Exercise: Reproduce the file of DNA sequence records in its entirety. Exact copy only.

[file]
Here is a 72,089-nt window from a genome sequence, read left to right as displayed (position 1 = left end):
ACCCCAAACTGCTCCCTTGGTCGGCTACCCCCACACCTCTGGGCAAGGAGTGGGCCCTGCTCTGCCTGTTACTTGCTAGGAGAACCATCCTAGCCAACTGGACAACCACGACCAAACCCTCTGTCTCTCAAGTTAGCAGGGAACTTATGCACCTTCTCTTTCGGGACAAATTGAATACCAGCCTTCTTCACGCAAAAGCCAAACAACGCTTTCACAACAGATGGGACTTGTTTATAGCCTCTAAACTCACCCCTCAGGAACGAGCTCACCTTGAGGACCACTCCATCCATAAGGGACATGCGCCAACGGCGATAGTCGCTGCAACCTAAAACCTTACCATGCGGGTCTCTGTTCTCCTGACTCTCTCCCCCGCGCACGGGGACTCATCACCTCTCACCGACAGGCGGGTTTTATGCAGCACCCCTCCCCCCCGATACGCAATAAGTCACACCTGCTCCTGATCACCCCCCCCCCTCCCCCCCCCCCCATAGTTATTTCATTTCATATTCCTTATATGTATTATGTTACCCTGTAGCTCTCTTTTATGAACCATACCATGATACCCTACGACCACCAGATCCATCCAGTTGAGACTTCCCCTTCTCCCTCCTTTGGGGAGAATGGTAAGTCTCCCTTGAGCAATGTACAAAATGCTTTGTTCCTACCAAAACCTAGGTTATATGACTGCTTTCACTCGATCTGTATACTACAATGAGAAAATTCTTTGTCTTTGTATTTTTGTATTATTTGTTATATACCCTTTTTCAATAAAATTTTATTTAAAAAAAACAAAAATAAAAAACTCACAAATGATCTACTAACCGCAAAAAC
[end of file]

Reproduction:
Here is a 72,089-nt window from a genome sequence, read left to right as displayed (position 1 = left end):
ACCCCAAACTGCTCCCTTGGTCGGCTACCCCCACACCTCTGGGCAAGGAGTGGGCCCTGCTCTGCCTGTTACTTGCTAGGAGAACCATCCTAGCCAACTGGACAACCACGACCAAACCCTCTGTCTCTCAAGTTAGCAGGGAACTTATGCACCTTCTCTTTCGGGACAAATTGAATACCAGCCTTCTTCACGCAAAAGCCAAACAACGCTTTCACAACAGATGGGACTTGTTTATAGCCTCTAAACTCACCCCTCAGGAACGAGCTCACCTTGAGGACCACTCCATCCATAAGGGACATGCGCCAACGGCGATAGTCGCTGCAACCTAAAACCTTACCATGCGGGTCTCTGTTCTCCTGACTCTCTCCCCCGCGCACGGGGACTCATCACCTCTCACCGACAGGCGGGTTTTATGCAGCACCCCTCCCCCCCGATACGCAATAAGTCACACCTGCTCCTGATCACCCCCCCCCCTCCCCCCCCCCCCATAGTTATTTCATTTCATATTCCTTATATGTATTATGTTACCCTGTAGCTCTCTTTTATGAACCATACCATGATACCCTACGACCACCAGATCCATCCAGTTGAGACTTCCCCTTCTCCCTCCTTTGGGGAGAATGGTAAGTCTCCCTTGAGCAATGTACAAAATGCTTTGTTCCTACCAAAACCTAGGTTATATGACTGCTTTCACTCGATCTGTATACTACAATGAGAAAATTCTTTGTCTTTGTATTTTTGTATTATTTGTTATATACCCTTTTTCAATAAAATTTTATTTAAAAAAAACAAAAATAAAAAACTCACAAATGATCTACTAACCGCAAAAAC